Mindful Tips for the Holiday Season


Holiday Recipe: Mix complex family histories with pressure to have fun.  Add in travel fatigue and general exhaustion.  Don't forget a dash of unease at the disruption to your daily routine.  Let simmer over the holiday season.  You will get a mix of fun times sprinkled with frustration, exhaustion and annoyance bubbling up to the surface at exactly the time when you want to be your best self and just be happy during the holidays. As Ram Dass once said, “If you think you are enlightened, go spend a week with your family.” The holidays can be both joyous and challenging.  No matter how often we practice peacefulness and calm, our long and ingrained history with family members and the stress and pressures of the holidays can often spark a mix of emotions this time of year.

Mindful Tips for Getting Through the Holiday Season.

(1) Be Kind. As the Dali Lama said, “Be kind whenever possible. It is always possible.” How, you ask, can we be kind when we are feeling exhausted, frustrated or annoyed? First and foremost be kind to yourself for feeling this way. It is completely normal and natural, and there are millions of others who feel exactly the same way. Kindness and compassion for yourself will relieve any pressure you feel to be happy and smiling throughout the entire holiday season. Next, be kind to others. They are also feeling holiday stress and need a little extra understanding and love this time of year.

(2) Take a break. Take time for yourself. Even though there is tremendous pressure to spend 24 hours a day with family members, especially when you rarely get to see them, be sure spend a little time alone and give yourself the opportunity to regroup, relax and rest. The time spent together when you are feeling calm and rested will be that much better if you give yourself some time to unwind. So, take a walk, meditate, or take a nap. This is your holiday too and you deserve it. Remember this will not only serve you, but it will also serve those around you if you can rejoin the group refreshed and rested.

(3) Show compassion. Especially this year, we are all feeling a bit on edge and uncertain about the future. Many of us will face family members with different political views. There are two ways to show compassion this year for people experiencing such raw and sensitive emotions. If emotions are running high, make your Thanksgiving table a politics-free zone. You can choose to simply agree not to talk about politics. It will all be there to discuss and debate after Thanksgiving.  Alternatively, you can take this opportunity to agree to really listen to one another. Set ground rules that you will each listen with curiosity and openness to the other’s point of view. Forget trying to prove you are right, and instead, simply try to cultivate understanding and compassion for another point of view.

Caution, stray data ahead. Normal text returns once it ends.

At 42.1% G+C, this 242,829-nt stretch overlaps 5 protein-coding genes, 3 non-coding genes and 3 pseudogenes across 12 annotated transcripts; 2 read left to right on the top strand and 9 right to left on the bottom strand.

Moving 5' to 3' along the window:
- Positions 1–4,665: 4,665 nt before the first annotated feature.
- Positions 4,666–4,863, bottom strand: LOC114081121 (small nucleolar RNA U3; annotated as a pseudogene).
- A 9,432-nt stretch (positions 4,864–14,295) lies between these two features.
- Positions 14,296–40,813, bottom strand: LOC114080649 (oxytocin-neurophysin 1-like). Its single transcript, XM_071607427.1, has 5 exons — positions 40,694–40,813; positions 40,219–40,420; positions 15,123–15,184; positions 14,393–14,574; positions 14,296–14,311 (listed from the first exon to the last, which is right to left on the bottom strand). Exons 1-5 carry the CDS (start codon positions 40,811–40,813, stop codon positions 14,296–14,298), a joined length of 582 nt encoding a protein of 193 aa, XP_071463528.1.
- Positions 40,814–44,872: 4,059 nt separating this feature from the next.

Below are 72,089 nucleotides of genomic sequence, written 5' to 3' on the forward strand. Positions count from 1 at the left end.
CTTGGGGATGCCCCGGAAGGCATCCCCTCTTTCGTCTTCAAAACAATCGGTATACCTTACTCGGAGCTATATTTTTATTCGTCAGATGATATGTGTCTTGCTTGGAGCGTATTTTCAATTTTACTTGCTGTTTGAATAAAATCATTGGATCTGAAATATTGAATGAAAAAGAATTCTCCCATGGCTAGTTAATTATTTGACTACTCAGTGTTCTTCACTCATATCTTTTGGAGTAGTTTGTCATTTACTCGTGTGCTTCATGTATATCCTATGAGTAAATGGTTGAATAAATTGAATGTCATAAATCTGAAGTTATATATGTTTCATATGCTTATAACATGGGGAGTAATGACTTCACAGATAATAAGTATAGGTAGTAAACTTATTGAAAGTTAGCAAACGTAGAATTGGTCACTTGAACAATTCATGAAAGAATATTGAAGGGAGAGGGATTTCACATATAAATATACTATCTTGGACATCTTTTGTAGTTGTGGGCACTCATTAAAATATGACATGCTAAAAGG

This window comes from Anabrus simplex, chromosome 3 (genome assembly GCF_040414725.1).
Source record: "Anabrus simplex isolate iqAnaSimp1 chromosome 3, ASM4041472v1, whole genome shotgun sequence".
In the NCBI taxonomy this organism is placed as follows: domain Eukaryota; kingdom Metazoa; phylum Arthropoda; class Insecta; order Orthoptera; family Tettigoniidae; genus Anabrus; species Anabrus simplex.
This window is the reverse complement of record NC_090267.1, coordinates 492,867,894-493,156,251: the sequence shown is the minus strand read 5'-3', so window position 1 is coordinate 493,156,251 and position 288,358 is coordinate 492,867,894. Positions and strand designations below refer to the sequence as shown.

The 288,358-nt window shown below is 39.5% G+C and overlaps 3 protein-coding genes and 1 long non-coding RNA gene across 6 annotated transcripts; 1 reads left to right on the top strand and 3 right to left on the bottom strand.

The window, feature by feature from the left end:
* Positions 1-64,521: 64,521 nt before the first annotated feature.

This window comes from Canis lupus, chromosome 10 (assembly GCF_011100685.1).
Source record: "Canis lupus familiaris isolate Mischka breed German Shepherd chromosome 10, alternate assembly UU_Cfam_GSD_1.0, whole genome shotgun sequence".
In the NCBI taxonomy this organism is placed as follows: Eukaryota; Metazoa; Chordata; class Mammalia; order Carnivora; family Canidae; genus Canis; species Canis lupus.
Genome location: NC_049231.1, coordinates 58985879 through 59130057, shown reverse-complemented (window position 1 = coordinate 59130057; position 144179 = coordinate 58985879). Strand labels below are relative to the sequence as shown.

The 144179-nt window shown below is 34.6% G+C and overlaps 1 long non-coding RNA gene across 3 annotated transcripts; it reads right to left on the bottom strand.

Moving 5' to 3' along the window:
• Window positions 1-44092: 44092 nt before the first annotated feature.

(4) Foster Connection. Time together is a wonderful time to foster deeper connections with one another. One way to do this is to start a conversation that will give everyone the opportunity to learn more about each other and about ourselves.  Start a conversation around the Thanksgiving table and ask everyone to reflect -- kindly and compassionately --  about what they learned this year, and how what they have learned has changed them. Leave judgment and criticism aside, and remember to listen and be open to what you can learn.

(5) Give Thanks. Bring your attention to the spirit of this holiday - Gratitude. This is an opportunity to give thanks for all that you have. Place your attention on the good in your life - family, the food on the table, children, good health, time together, or even the sun shining outside or the roof over your head. Giving thanks helps you recognize the positive in your life and creates an opportunity to feel good during the holiday season. As Sharon Salzberg said, “The difference between misery and happiness depends on what we do with our attention.”

(6) Smile, breathe and go slowly. Thich Naht Hanh once said, “Smile, breathe and go slowly.” This is a wonderful mantra to repeat during the holidays. Smile because you are alive. Breathe because it allows you to feel present in your body, and gives you a moment to pause and simply be grateful for each breath. Finally, go slowly. We move so fast most of the time, so use this time to go slowly and be present for each moment. Each moment matters and when added together these moments make up our life. So, take each moment as it comes. Experience your life as it unfolds. Smile and breathe.